BEST (DAVID MICHAEL) VS. WEST AMERICAN INSURANCE COMPANY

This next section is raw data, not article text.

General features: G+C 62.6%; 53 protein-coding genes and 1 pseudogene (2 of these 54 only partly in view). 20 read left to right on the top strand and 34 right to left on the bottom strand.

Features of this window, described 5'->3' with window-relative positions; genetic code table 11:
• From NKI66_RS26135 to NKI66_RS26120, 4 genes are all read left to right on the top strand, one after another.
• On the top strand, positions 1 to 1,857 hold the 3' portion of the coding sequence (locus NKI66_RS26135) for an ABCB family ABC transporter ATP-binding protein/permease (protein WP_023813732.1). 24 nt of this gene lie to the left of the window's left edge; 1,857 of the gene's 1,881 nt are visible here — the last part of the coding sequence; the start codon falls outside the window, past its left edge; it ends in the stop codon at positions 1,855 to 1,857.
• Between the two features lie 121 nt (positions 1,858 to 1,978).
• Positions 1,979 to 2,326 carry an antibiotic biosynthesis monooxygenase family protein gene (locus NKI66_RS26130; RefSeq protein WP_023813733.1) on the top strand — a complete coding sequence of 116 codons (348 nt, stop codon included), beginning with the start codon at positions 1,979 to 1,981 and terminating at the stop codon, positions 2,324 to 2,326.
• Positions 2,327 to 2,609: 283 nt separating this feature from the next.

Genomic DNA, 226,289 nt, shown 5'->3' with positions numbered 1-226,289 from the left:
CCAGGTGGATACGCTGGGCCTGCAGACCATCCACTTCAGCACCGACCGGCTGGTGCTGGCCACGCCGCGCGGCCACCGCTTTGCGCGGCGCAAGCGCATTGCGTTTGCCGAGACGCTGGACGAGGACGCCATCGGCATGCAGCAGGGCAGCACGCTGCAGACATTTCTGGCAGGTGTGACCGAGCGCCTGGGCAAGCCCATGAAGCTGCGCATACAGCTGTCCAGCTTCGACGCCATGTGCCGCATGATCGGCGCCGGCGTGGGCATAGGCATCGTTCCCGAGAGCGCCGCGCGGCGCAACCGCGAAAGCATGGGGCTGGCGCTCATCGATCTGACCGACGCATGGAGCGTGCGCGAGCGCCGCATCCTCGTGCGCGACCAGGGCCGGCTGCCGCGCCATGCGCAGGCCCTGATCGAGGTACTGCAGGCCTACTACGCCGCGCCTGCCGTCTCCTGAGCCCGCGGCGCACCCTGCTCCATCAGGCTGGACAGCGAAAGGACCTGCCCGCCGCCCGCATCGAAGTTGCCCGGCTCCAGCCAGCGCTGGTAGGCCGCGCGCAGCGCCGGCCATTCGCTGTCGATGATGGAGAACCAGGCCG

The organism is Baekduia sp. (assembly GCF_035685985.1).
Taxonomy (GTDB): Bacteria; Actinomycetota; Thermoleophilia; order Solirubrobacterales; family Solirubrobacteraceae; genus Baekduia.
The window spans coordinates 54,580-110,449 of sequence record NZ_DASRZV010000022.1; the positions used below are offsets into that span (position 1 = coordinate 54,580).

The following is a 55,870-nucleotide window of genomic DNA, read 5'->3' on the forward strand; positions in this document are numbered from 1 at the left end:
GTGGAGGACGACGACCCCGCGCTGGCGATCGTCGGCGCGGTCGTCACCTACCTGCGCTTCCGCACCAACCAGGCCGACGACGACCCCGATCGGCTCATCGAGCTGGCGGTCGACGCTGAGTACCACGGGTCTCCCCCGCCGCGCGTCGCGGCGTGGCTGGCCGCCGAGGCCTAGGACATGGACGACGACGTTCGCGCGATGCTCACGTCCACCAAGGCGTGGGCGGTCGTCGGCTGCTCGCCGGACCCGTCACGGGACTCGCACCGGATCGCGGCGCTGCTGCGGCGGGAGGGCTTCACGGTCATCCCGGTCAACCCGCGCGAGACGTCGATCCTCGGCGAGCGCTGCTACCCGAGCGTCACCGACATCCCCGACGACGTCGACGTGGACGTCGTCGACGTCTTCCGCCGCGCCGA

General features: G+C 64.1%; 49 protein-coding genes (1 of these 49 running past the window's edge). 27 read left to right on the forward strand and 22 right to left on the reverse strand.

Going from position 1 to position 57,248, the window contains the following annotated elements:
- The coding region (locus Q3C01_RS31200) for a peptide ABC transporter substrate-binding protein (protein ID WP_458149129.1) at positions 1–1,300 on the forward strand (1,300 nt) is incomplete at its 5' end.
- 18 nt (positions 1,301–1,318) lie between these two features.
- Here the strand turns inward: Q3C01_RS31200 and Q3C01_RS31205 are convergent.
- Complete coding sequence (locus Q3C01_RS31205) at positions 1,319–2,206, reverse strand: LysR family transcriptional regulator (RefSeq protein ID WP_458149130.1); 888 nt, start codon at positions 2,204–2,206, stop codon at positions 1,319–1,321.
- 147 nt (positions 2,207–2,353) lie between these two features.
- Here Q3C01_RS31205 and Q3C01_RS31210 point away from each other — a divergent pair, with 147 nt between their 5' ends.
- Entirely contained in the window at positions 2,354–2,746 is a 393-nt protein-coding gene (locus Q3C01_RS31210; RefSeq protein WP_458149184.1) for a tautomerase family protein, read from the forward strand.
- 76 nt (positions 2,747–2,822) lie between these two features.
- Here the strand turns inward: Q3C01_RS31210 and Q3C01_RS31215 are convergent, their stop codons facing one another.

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RENDERED: SEPTEMBER 26, 2008; 2:00 P.M. TO BE PUBLISHED Commonwealth of Kentucky Court of Appeals NO. 2007-CA-002289-MR DAVID MICHAEL BEST v. APPELLANT APPEAL FROM HARDIN CIRCUIT COURT HONORABLE KELLY MARK EASTON, JUDGE ACTION NO. 06-CI-01598 WEST AMERICAN INSURANCE COMPANY APPELLEE OPINION VACATING AND REMANDING ** ** ** ** ** BEFORE: MOORE, NICKELL, AND STUMBO, JUDGES. MOORE, JUDGE: David Michael Best appeals from the Hardin Circuit Court’s order granting West American Insurance Company’s motion for summary judgment and denying Best’s motion for summary judgment. After a careful review of the record, we vacate and remand. I. FACTUAL AND PROCEDURAL BACKGROUND Best entered into a handwritten contract with Steve Lazzarini and Diana Marsh (the Lazzarinis)1 in November of 2004, providing that Best would purchase from the Lazzarinis property that included a 2003 Infiniti G35 vehicle, a 1994 Infiniti vehicle, furniture, and other household items for a total of $42,000 in cash. The cost of each individual item was not specified in the contract, but the contract stated that the $42,000 in cash was payable by December 15, 2004; that a deposit check of $39,000 was tendered on the date that the contract was signed; and that the tendered $39,000 check would be deposited on December 15, 2004, if Best had not paid cash for the property by that date.2 It is undisputed that Best received possession of the vehicles in November of 2004, and at some point in time he received most of the items in the contract.3 However, he attests in his affidavit that he did not receive two sets of bedroom furniture, which he claims have a value of $6,000. Diana disputes this, claiming Best received possession of everything in the contract. Best did not pay $42,000 in cash by December 15, 2004, but the Lazzarinis did not cash the $39,000 check nor did they retrieve the items Best had taken under the contract. After entering into the contract, Diana Marsh married Steve Lazzarini, and took his last name. Therefore, we will refer to the two of them as “the Lazzarinis.” 1 The contract does not explain the discrepancy in purchase price between the $39,000 check and the $42,000 cash, or when the remaining $3,000 would have been due if the $39,000 check was deposited in lieu of cash. 2 It is likely that Best received the other items at the same time; however, this is not clear from the briefs nor the record. 3 -2- Best obtained insurance on the two vehicles through West American. The insurance policy for the two vehicles included a provision stating that the vehicles were covered by loss due to theft. West American did not require any proof of ownership of the vehicles but nonetheless entered into an insurance contract for coverage of these vehicles and accepted premium payments for the insurance coverage. Moreover, West American paid damage claims twice on the vehicles. Despite having received the vehicles in November of 2004, there is a dispute whether Best ever paid for the vehicles and other property included in the contract. Best avers in his affidavit that within ten days of Steve Lazzarini’s request for payment via wire transfer to 4-D Development, Inc., Best wire transferred $36,504 to 4-D Development in June of 2005. Steve is the agent for service of process of that company. According to Best, because he did not receive all of the furniture listed in the agreement with the Lazzarinis, he deducted $6,000 from the $42,000 he owed them.4 Supporting Best’s attestation in the record is an image of a cashier’s check from Cashier’s Checks E-Town, with a statement on the image “[t]he image shown below represents an official copy of the original document as processed by this institution.” The cashier’s check is dated June 7, 2005, made payable to Best and 4-D Development for $36,504. The “remitter” line on the cashier’s check states that it is a “Construction Draw for D. Mike Best.” (Capitalization changed). We note that based on Best’s value of the furniture of $6,000, he overpaid the Lazzarinis by $504. Best does not explain this discrepancy. 4 -3- The back of the cashier’s check looks as though it was endorsed by Best.5 Below his endorsement, the check is stamped as follows: “Pay to the order of Pacific Western Bank[,] La Quinta, CA . . . for deposit only[,] 4-D Development, Inc.” (Capitalization changed). Best does not explain why he paid 4-D Development for the property, rather than paying the Lazzarinis personally. Nor does he explain why it is styled as a construction draw on his behalf. Nonetheless, it does have a stamp on the back providing for deposit only to 4-D Development’s account. There is nothing in the record to refute that Steve is the agent for service of process for 4-D Development in La Quinta, California. Diana’s affidavit was notarized in La Quinta. However, no other affirmations have been made regarding the Lazzarinis’ connections to 4-Development or whether the Lazzarinis personally received the wire transfer. Despite this, according to Best’s affidavit, he paid in full for the property that he had actually received from the Lazzarinis pursuant to the contract, albeit late, via the wire transfer to 4-D Development. Consequently, he believed the payment to 4-D Development, pursuant to the instructions from Steve, was to fulfill his requirements under the contract. There is nothing to contradict this from Steve in the record. Contrary to Best’s affidavit, however, Diana provided an affidavit attesting that Best had not paid any money for the property listed in the contract and that Best received all the furniture listed in the contract. However, Diana does The handwriting on the back of the check is difficult to read, but it appears that Best’s name is signed on the back of the check. 5 -4- not reference the wire transfer to 4-D Development, nor what, if any, involvement, she and/or her husband have with that company. Best and Diana dispute rightful ownership to the vehicles at issue. Regarding the 2003 Infiniti G35, Best has supplied the affidavit of Tammy Reece. Reece attests that Best purchased from Anthony’s Auto Sales the wrecked 2003 Infiniti G35, VIN # JNKCV51E93M003822, and she attached a copy of the sales receipt showing Best purchased the vehicle. Best claims in his affidavit that Diana used “forged or falsified documents ... to illegally obtain an Ohio Certificate of Title for [Best’s] 2003 Infiniti G35 vehicle.” Best claims that when he purchased the 2003 Infiniti G35 vehicle from Anthony’s Auto Sales, it was a salvage vehicle and he was provided with a Georgia Certificate of Title, identifying the vehicle as a salvage vehicle. This Certificate of Title is included in the record. According to Best’s affidavit, his agreement with the Lazzarinis to purchase this vehicle was actually to purchase Diana’s interest in it because she apparently provided some or all of the money for the purchase and/or rebuilding of this vehicle. In Best’s affidavit he attests: “Diana [] and I both had invested some money into the rebuilding of this vehicle, with a goal of eventually selling it and splitting the proceeds between us.” Regardless, Best steadfastly maintains in his affidavit and brief that he paid the Lazzarinis for the 2003 Infiniti G35, the other Infiniti vehicle, and property. Despite his affidavit regarding title to the vehicles at issue, Best’s sworn answers to interrogatories include that: -5- Do you admit that the 2003 and 1994 Infiniti automobiles referenced in the contract attached as Exhibit 1 were never titled in your name with the Commonwealth of Kentucky or in any other state from the date they were in your physical possession until the cars were allegedly repossessed by Diana Marsh and/or Steve Lazarini [sic]on or about October 8, 2005? Answer: Yes. Do you admit that the two automobiles referenced ... above were titled in the name of Diana Marsh even when they were in your physical possession? Answer: Yes. Regarding the 2003 Infiniti G35, Diana attests in her affidavit that she provided the money to Best to purchase that vehicle. She agrees with Best that they intended to rebuild the vehicle and sell it for a profit, to be divided between them. Diana attests that the car was always titled in her name because she alone provided the money to purchase it. She claims that when the car could not be sold, Best agreed to buy it. Eleven months after Best and the Lazzarinis entered into their contract and over four months after the cashier’s check was dated, Diana Lazzarini used self help to take possession of the two vehicles from Best in October of 2005. Best was aware that Diana had taken the vehicles. Approximately two months later, Best informed his insurance company, West American, that the vehicles were missing. Best claimed that they had been stolen. He tried to have the police investigate the allegedly stolen vehicles but was told it was a civil matter. -6- After conducting an investigation into the alleged “theft” of the vehicles, West American denied Best’s insurance claims on the basis that the vehicles had been properly repossessed by their true owner and, accordingly, there could not have been a “theft within the common meaning of insurance coverage.” Best subsequently filed his complaint in the circuit court, alleging that West American had improperly denied his insurance claims for the alleged theft of the vehicles, had not dealt in good faith with Best, and had violated the Kentucky Unfair Claims Settlement statute, Kentucky Revised Statute (KRS) 304.12-230. Both Best and West American filed cross motions for summary judgment. The circuit court denied Best’s motion but granted West American’s motion for summary judgment. It should be noted that neither Best nor West American joined the Lazzarinis as parties. Best now appeals, contending that the circuit court improperly granted West American’s motion for summary judgment. Specifically, Best alleges that there were issues of material fact concerning: (1) whether he had paid the Lazzarinis for all the contract items that had been sold to him; and (2) whether Diana had formed any criminal intent to steal the vehicles before she took them. West American has filed a response brief on appeal, wherein it contends, inter alia, that Best does not challenge on appeal the circuit court’s conclusions that West American had not violated the Unfair Claims Settlement Practices Act and that West American had not acted in bad faith under the common law by denying Best’s “theft” claims. -7- II. STANDARD OF REVIEW “The standard of review on appeal of a summary judgment is whether the trial court correctly found that there were no genuine issues as to any material fact and that the moving party was entitled to judgment as a matter of law.” Scifres v. Kraft, 916 S.W.2d 779, 781 (Ky. App. 1996). “The record must be viewed in a light most favorable to the party opposing the motion for summary judgment and all doubts are to be resolved in his favor.” Steelvest, Inc. v. Scansteel Serv. Ctr., 807 S.W.2d 476, 480 (Ky. 1991). “Even though a trial court may believe the party opposing the motion may not succeed at trial, it should not render a summary judgment if there is any issue of material fact.” Id. Further, “the movant must convince the court, by the evidence of record, of the nonexistence of an issue of material fact.” Id. at 482. III. ANALYSIS A. BEST’S ARGUMENT THAT WEST AMERICAN IMPROPERLY DENIED HIS THEFT CLAIMS Best contends that the circuit court erred in granting West American’s motion for summary judgment concerning Best’s argument that West American had improperly denied his “theft” claims on the basis that the thefts had not occurred. Although the term “theft” is not defined in the insurance policy at issue, the term “theft” in a contract of insurance has no different meaning to “theft” as usually defined. To constitute theft, it is necessary that there be a taking of the property; that taking must be without the consent of the owner, coupled with an intention on the part of the -8- taker to convert it to his own use and to deprive the owner of his property right therein. McKenzie v. Travelers’ Fire Ins. Co. of Hartford, Conn., 239 Ky. 227, 39 S.W.2d 239, 240-41 (Ky. 1931); see also KRS 514.030(1)(a). The rule is that, to recover for loss due to theft under an insurance policy that covers theft, “it must appear that the person taking the property intended at the time of the taking to steal it.” Fidelity & Guaranty Fire Corp. v. Ratterman, 262 Ky. 350, 90 S.W.2d 679, 681 (Ky. 1936). The Third Edition of Couch on Insurance, § 157:25 provides, in pertinent part, as follows: “Where the person taking the automobile from the possession of the insured is, in fact, the rightful owner who is entitled to possession, there is by definition neither larceny under criminal law nor a theft within the coverage of an automobile theft policy.” Accordingly, a theft does not occur when a person with a bona fide claim of right to a vehicle repossesses that vehicle from the insured who has possession of it. Although the issue at hand is one of first impression in Kentucky, the Georgia Court of Appeals has held that an insured may not recover under an insurance policy for theft of a vehicle when the vehicle that was in the insured’s possession has been repossessed by someone with a bona fide claim of right to the vehicle, because a theft has not occurred. See Cincinnati Insurance Co. v. Tire Master of Thomaston, Inc., 357 S.E.2d 812, 814 (Ga. App. 1987). -9- While in theory we may agree with the Georgia Court of Appeals, in the present case, there are factual issues as to whether Diana had a bona fide claim of right to the vehicle. According to Best, he owned the vehicle pursuant to the contract with the Lazzarinis and he contends, via his affidavit, that he paid in full the amount owing on the contract, less the furniture he did not receive. Further, while he admits in his answers to interrogatories that Diana had title,6 in his affidavit he claims she received title to the G35 Infinity vehicle by fraud or by forgery. Thus, he contends Diana did not have a bona fide ownership stake in the G35 Infinity. Moreover, because he alleges that he paid for the vehicles, notwithstanding Diana’s title to either or both vehicles, her taking of them constituted a theft as he owned them pursuant to a bona fide sales contract. He reasons, therefore, that West American should pay him for the alleged thefts pursuant to his insurance policy. Under Kentucky law, as discussed previously, for a “theft” to occur, there must be a taking of property belonging to another with the intent to deprive that person of such property. See KRS 514.030(1)(a). “The adoption of KRS 186A.010 et. seq. changed Kentucky from an equitable title state to a certificate of title state wherein the legal titleholder is considered the owner of a vehicle in the Best cannot submit a later affidavit contradicting his earlier sworn answers to interrogatories to defeat summary judgment. See generally, Gilliam v. Pikeville United Methodist Hospital of Kentucky, Inc., 215 S.W.3d 56, 62-63 (Ky. App. 2006), disc. rev. denied (2007). He can, however, explain inconsistencies in his earlier sworn answers to interrogatories in a later affidavit. See generally, Lipsteuer v. CSX Transportation, 37 S.W.3d 732 (Ky. 2000). While his sworn answers to his interrogatories do not appear to have patent inconsistencies, it is conceivable that he only admitted that Diana had title, but did not further explain how he believed she received title, as he does in his affidavit. Obviously, Best is subject to Kentucky Rules of Civil Procedure (CR) 11. 6 -10- absence of a valid conditional sales or lease agreement.” Potts v. Draper, 864 S.W.2d 896, 900 (Ky. 1993) (citing KRS 186.010(7) (emphasis added)). Kentucky Revised Statute 186.010(7)(a) “defines a vehicle ‘owner’ as (1) ‘a person who holds the legal title of a vehicle or [(2)] a person who pursuant to a bona fide sale has received physical possession of the vehicle. . . .’” Revenue Cabinet v. O’Daniel, 153 S.W.3d 815, 819 (Ky. 2005). Kentucky Revised Chapter 186 has been held to apply to ownership of a motor vehicle for the purpose of insurance coverage. See Potts, 864 S.W.2d at 899; Nantz v. Lexington Lincoln Mercury Subaru, 947 S.W.2d 36, 37 (Ky. 1997). It is important not to overlook the fact that in Potts the Court held that the title holder is the owner of the vehicle in the absence of a sales contract. This point was again stated in Nantz. Thus, while Diana may have been a title holder (keeping in mind that Best questions how Diana gained title to the G35 Infinity), Best has presented at least some evidence that he paid for the vehicles and was the owner pursuant to a bona fide contract. West American disputes Best’s claims of ownership based on Diana’s attestations regarding payment under the sales contract and the fact that Diana retained title to the vehicles. Consequently, the question is whether Best qualifies as a “vehicle owner,” and whether he was a victim of theft when the vehicles were taken. -11- In light of the dueling affidavits of Best and Diana, we find there are issues of fact in dispute in this matter defeating summary judgment for either party.7 Diana has title, but Best disputes how she received this title in light of his purchase contract from Anthony’s Auto Sales, as attested to by Tammy Reece. In order to determine whether Best qualified as the owner of the vehicles in question, there must be a determination whether he had physical possession of the vehicles “pursuant to a bona fide sale.” KRS 186.010(7)(a). Moreover, Best had to keep possession of the vehicles for eleven months. Diana attests in her affidavit that she made numerous attempts to collect the alleged owed money from Best. Best disputes this and attests that after Steve requested payment via a wire transfer to 4D Development, Best complied within ten days, wiring a cashier’s check for $36,504 to 4-D Development, where Steve is the service process agent and in the city where Diana’s affidavit was signed. Curiously absent from the record are any attestations from Steve regarding whether he received the payment from Best. West American presents nothing to refute Best’s attestations that pursuant to Best’s conversation with Steve, Best wire transferred the cashier’s check to 4-D Development for payment of the contract within ten days of Steve’s request to do so. In light of the conflicting affidavits and the record not presenting a full picture of the underlying transaction between Best and the Lazzarinis, we hold We note that the parties submitted cross-motions for summary judgment, indicating to the trial court that factual matters were not in dispute and that only legal issues existed. Nonetheless, the parties have not entered into stipulations regarding factual issues and despite their filing crossmotions, we find there are factual issues. 7 -12- that issues of material fact exist sufficient to defeat summary judgment under Kentucky’s standards regarding whether Best fulfilled his contractual obligations to be an owner pursuant to a bona fide contract and regarding how Diana obtained title to the G35 Infinity vehicle. This case is not analogous to other cases holding that a title holder with a superior right can repossess a vehicle, without that action being considered a theft. In this case, enough evidence has been presented to question whether the person claiming a superior right to ownership can lawfully repossess the vehicles at issue or whether Best is the victim of theft by the Lazzarinis, who apparently now reside in California. B. WEST AMERICAN’S CLAIMS REGARDING BEST’S FAILURE TO PROMPTLY NOTIFY IT OF THE ALLEGED THEFTS. We will briefly address West American’s alternative arguments that it does not have to pay Best’s claims because he failed to promptly notify it of the alleged thefts as required under the insurance policy. Pursuant to Jones v. Bituminous Cas. Corp., 821 S.W.2d 798, 802-03 (Ky. 1991), an insurer may not deny coverage because the insured failed to provide prompt notice of loss unless the insurer can prove that it is reasonably probable that it suffered substantial prejudice from the delay in notice. This is West American’s burden and West American’s having failed to cite to this Court any evidence fulfilling this duty, summary judgment is not warranted on this claim. C. WEST AMERICAN’S ALLEGATION THAT CERTAIN CLAIMS RAISED IN CIRCUIT COURT WERE NOT RAISED ON APPEAL -13- The circuit court ruled that because it found that “Best did not have a claim for theft under the policy, he cannot assert any common law or statutory claim for bad faith with respect to West American’s handling of or denial of his claim.” West American argues that Best does not challenge this on appeal. It is true the bulk of Best’s brief and reply concern his arguments regarding his theft claims. Nonetheless, in the conclusion of his reply brief, Best submits As the summary judgment on the issues of the Unfair Claims Settlement Practices Act was independent of the trial court’s determination that the Appellee bore no liability for coverage for theft, the Appellant submits that this matter must be remanded to the Hardin Circuit Court with directions to proceed to trial on both the issue of coverage for theft and the issue under the Unfair Claims Settlement Practices Act. “‘The reply brief is not a device for raising new issues which are essential to the success of the appeal.’” Catron v. Citizens Union Bank, 229 S.W.3d 54,59 (Ky. App. 2006) (quoting Milby v. Mears, 580 S.W.2d 724, 728 (Ky. App. 1979)). While we could question whether the bad faith claim as adjudicated by the trial court is essential to the success of this appeal, a more elementary problem Best has, however, is the fact that he did not include the bad faith claim in his prehearing statement. Pursuant to CR 76.03(8): A party shall be limited on appeal to issues in the prehearing statement except that when good cause is shown the appellate court may permit additional issues to be submitted upon timely motion. -14- Best has not moved the Court, for good cause, to consider the bad faith claim on review, after having failed to include it in his prehearing statement. Accordingly, this issue is not properly before the Court. For the reasons as stated, the order of the Hardin Circuit Court is vacated in part, and this matter is remanded for proceedings consistent with this opinion. ALL CONCUR. BRIEF AND ORAL ARGUMENT FOR APPELLANT: BRIEF AND ORAL ARGUMENT FOR APPELLEE: Robert C. Bishop Elizabethtown, Kentucky Marvin L. Coan Louisville, Kentucky -15-